New Delhi: A global study of learning standards in 74 countries has ranked India all but at the bottom, sounding a wake-up call for the country’s education system. China came out on top.
It was the first time that India participated in the Programme for International Student Assessment (PISA), coordinated by the Paris-based Organisation for Economic Co-operation and Development (OECD). India’s participation was in a pilot project, confined to schools from Tamil Nadu and Himachal Pradesh.
The findings are significant because they come at a time when India is making a big push in education and improving the skills of its workforce. If the results from the two states hold good for the rest of the country, India’s long-term competitiveness may be in question.
Tamil Nadu and Himachal Pradesh traditionally rank high on human development parameters and are considered to be among India’s more progressive states. The India Human Development Report 2011, prepared by the Institute of Applied Manpower Research (IAMR), categorized them as “median” states, putting them significantly ahead of the national average. IAMR is an autonomous arm of the Planning Commission.
For literacy, Himachal Pradesh ranked 4 and Tamil Nadu 11 in the National Family Health Survey released in 2007.
Yet, in the PISA study, Tamil Nadu ranked 72 and Himachal Pradesh 73, just ahead of Kyrgyzstan in mathematics and overall reading skills. The eastern Chinese metropolis of Shanghai topped the PISA rankings in all three categories—overall reading skills, mathematical and scientific literacy.
2PISA is an international study that began in 2000. It aims to assess education systems worldwide by testing the skills and knowledge of 15-year-old students in participating economies.
To be sure, there are some reservations about the findings of the study. Such comparisons may not be fair as they are not between equals, says Manish Sabharwal, chief executive officer of human resources training and placement firm Teamlease Services Pvt. Ltd.
Yet, he argued, it does serve as a timely warning.
“Industries are already facing a problem because of poor quality (of graduates),” Sabharwal said. “What we need to do is repair and prepare. Repair by imparting skill training and prepare by improving the school system, which is the main gateway.”
In Tamil Nadu, only 17% of students were estimated to possess proficiency in reading that is at or above the baseline needed to be effective and productive in life. In Himachal Pradesh, this level is 11%.
“This compares to 81% of students performing at or above the baseline level in reading in the OECD countries, on an average,” said the study.
In other words, only a little over one in six students in Tamil Nadu and nearly one in 10 students in Himachal Pradesh are performing at the OECD average.
A similar trend was observed in mathematical and scientific literacy, too.
Anurag Behar, chief executive officer of the Azim Premji Foundation, said the study’s findings were alarming.
This is because the PISA study found that only 12% of students in Himachal Pradesh and 15% in Tamil Nadu were proficient in mathematics against an OECD average of 75%; when it came to scientific literacy among students of class X, the proficiency level in Tamil Nadu was 16% and in Himachal, 11%, as against an OECD average proficiency of 82%.
Ahmed Raza Khan/Mint
In Malaysia, 56% of students were proficient in reading and 41% in mathematics. Similarly, in the United Arab Emirates, the mathematics proficiency levels was estimated at 49% and for reading, 60%. Like India, both countries participated for the first time.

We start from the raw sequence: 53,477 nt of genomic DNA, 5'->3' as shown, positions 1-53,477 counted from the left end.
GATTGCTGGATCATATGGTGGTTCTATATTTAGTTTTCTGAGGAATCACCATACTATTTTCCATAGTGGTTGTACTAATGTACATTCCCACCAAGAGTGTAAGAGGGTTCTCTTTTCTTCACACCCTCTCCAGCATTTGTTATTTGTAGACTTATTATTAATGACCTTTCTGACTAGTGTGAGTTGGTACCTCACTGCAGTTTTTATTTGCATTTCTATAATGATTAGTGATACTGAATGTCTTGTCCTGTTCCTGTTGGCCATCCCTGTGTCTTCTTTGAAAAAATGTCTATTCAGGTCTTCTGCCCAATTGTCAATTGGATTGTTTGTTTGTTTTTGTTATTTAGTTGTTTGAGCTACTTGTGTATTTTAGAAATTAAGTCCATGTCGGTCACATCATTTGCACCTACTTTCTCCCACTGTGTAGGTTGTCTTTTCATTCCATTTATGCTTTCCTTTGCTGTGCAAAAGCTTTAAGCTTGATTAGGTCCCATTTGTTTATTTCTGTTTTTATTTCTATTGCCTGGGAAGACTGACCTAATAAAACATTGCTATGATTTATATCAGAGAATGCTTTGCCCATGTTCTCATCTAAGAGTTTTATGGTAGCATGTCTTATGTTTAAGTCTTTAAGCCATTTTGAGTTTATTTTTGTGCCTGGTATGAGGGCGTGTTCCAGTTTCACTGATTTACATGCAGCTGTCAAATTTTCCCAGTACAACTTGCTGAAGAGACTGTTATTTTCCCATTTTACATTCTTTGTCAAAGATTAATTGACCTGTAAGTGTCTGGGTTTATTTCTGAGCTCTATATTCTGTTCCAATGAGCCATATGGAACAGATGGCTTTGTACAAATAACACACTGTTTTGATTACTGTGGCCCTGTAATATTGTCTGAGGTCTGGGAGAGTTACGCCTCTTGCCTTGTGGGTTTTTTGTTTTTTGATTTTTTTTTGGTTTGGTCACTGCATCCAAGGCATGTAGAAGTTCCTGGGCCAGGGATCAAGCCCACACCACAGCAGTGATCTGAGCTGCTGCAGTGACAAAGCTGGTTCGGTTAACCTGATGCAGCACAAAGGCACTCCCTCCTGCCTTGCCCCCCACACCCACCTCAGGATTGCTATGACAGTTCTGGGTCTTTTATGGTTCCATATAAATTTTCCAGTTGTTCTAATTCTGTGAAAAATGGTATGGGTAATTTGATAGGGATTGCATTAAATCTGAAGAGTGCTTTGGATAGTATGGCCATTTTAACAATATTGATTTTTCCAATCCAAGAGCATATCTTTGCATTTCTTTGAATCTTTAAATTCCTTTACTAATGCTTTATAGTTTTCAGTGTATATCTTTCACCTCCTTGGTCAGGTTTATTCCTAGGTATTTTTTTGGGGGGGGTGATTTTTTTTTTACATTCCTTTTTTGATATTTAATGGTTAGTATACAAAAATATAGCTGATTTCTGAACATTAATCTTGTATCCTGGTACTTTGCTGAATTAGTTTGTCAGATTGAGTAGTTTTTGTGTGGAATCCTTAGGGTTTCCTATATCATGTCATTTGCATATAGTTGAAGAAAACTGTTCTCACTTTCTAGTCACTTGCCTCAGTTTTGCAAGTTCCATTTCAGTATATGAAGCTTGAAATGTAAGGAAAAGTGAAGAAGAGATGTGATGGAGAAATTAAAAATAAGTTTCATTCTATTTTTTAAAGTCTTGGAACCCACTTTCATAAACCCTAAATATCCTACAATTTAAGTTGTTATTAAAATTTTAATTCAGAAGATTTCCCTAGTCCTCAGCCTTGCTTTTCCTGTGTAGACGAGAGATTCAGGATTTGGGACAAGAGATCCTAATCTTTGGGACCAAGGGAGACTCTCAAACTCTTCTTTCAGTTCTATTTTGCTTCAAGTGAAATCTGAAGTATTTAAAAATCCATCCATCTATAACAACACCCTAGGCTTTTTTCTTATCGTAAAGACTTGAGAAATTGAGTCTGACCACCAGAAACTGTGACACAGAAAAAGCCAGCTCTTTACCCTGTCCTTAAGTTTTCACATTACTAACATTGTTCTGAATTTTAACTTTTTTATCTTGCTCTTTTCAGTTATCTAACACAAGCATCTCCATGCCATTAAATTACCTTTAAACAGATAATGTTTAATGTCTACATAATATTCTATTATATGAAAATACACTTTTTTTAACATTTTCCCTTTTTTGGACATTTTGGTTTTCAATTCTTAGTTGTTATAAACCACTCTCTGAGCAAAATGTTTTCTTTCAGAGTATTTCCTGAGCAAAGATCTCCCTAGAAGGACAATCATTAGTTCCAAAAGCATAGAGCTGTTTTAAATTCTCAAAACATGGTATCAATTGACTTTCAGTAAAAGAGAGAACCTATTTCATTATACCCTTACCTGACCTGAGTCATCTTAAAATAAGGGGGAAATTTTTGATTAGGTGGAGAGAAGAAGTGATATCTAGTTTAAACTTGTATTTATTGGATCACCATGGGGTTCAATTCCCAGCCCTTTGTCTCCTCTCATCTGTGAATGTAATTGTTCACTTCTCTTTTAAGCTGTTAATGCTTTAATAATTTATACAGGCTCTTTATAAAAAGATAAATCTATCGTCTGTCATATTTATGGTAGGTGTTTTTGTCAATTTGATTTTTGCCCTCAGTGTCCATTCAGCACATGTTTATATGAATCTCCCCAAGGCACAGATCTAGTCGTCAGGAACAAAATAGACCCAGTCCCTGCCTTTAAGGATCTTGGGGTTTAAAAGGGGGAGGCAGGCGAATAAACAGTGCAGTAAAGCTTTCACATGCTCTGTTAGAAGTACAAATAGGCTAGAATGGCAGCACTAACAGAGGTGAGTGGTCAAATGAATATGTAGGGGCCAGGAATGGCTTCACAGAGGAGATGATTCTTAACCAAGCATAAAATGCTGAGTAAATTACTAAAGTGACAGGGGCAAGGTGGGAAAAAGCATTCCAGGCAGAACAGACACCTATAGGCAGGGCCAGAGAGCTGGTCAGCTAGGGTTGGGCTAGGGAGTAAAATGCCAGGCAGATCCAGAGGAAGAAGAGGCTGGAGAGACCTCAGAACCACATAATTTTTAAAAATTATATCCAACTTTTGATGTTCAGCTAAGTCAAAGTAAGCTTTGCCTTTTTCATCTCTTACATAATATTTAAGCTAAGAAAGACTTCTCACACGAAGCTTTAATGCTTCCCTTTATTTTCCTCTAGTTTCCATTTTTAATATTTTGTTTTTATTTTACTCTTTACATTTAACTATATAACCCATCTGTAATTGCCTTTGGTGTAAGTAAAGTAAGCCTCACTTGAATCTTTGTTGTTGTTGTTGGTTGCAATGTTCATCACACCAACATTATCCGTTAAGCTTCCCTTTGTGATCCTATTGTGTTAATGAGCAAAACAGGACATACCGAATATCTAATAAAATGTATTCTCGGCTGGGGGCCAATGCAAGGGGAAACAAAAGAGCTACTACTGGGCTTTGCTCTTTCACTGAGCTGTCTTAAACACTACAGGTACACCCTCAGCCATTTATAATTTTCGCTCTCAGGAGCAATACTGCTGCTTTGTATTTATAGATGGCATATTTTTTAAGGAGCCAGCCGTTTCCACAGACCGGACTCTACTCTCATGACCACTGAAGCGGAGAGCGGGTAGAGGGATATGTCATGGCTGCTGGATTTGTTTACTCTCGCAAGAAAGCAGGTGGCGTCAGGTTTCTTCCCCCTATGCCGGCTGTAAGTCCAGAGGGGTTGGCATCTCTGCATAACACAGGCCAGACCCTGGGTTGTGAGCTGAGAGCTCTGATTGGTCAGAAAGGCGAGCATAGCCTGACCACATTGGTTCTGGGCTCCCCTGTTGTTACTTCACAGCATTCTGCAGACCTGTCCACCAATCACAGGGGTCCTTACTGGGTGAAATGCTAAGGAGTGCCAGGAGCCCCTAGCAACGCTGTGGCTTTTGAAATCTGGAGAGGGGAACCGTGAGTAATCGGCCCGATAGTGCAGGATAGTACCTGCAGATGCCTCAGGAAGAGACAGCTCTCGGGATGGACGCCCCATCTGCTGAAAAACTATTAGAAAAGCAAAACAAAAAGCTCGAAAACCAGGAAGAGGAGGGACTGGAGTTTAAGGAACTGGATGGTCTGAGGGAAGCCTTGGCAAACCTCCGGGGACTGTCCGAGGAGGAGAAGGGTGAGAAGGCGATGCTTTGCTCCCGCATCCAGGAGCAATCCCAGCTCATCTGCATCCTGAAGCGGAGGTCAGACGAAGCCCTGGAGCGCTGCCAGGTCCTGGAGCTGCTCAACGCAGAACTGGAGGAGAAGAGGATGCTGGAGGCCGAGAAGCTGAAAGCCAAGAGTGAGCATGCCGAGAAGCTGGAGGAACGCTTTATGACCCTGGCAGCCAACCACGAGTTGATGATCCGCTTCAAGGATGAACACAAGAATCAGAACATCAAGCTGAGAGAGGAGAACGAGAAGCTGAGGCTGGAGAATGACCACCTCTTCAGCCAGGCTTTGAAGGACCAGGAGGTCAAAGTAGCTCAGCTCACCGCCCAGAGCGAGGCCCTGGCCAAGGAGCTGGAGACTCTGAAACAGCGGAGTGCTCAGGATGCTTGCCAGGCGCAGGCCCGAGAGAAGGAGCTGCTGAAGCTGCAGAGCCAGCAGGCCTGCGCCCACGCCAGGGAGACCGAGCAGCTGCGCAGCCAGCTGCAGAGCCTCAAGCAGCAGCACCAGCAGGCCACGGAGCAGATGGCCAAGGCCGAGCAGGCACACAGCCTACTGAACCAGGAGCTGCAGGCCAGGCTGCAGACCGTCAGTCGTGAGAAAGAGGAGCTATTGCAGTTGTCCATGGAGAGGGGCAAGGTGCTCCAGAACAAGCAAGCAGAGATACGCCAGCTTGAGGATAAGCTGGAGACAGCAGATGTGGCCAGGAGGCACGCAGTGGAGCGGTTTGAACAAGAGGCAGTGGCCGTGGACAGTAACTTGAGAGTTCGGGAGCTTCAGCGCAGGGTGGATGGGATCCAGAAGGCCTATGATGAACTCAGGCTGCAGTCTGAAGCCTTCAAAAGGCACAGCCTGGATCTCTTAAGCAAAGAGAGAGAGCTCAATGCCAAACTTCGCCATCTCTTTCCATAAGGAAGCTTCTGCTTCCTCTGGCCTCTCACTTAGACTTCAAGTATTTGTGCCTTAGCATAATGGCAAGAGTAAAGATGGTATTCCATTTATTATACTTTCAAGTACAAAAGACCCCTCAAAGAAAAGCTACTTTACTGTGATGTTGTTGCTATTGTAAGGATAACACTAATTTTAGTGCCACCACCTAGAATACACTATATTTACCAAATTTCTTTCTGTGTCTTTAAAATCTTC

Behar says there is a need for a complete change of India’s teacher education system and a shift from rote learning-driven school education to understanding-driven curricula.
“We also need to reduce the policy-implemenation gap,” he said.
Tamil Nadu education minster C.V.Shanmugam declined to comment on the study’s findings, asserting that the state’s education system is good.
“In the last five years, 56,000 teachers were recruited... In which state do they give students laptops?” he said, referring to chief minister J. Jayalalithaa’s free laptop scheme for students that was part of her campaign for elections that brought her All India Anna Dravida Munnetra Kazhagam party back to power in May.
“We give incentives for students attending higher secondary. We give Rs 1,500 (a year) to class X students, Rs 1,500 to class XI and Rs 2,000 to class XII. We give Rs 5,000 if they clear class XII. So steps are being taken to improve the existing system,” he claimed.
Himachal Pradesh education minister Ishwar Dass Dhiman defended his state’s education system. In elementary schools, the enrolment has reached 99.3%, for instance, he said.
“If they have taken samples from the interior areas of our state, then we cannot say anything. We are now hiring better qualified teachers to improve the teaching of students.”
Pramath Sinha, an education entrepreneur and former dean of the Indian School of Business, Hyderabad, said he knew about the deficiencies of India’s education system but was still shocked to find India so low in the PISA rankings.
“I belive our lack of urgency will take away the demographic dividend that we could have reaped,” Sinha said.
Not everyone agrees. The study may not be based on an apple-to-apple comparison, says Vipul Prakash, managing director of Elixir Consulting, a recruitment process outsourcing firm.
“If you look at the entire people entering the workforce, you may find lack of quality. But if you take the top 10% then they are perhaps the best in the world. This 10% is quite a large number which is giving India a competitive upper hand.”
Amritha Venketakrishnan in Chennai contributed to this story.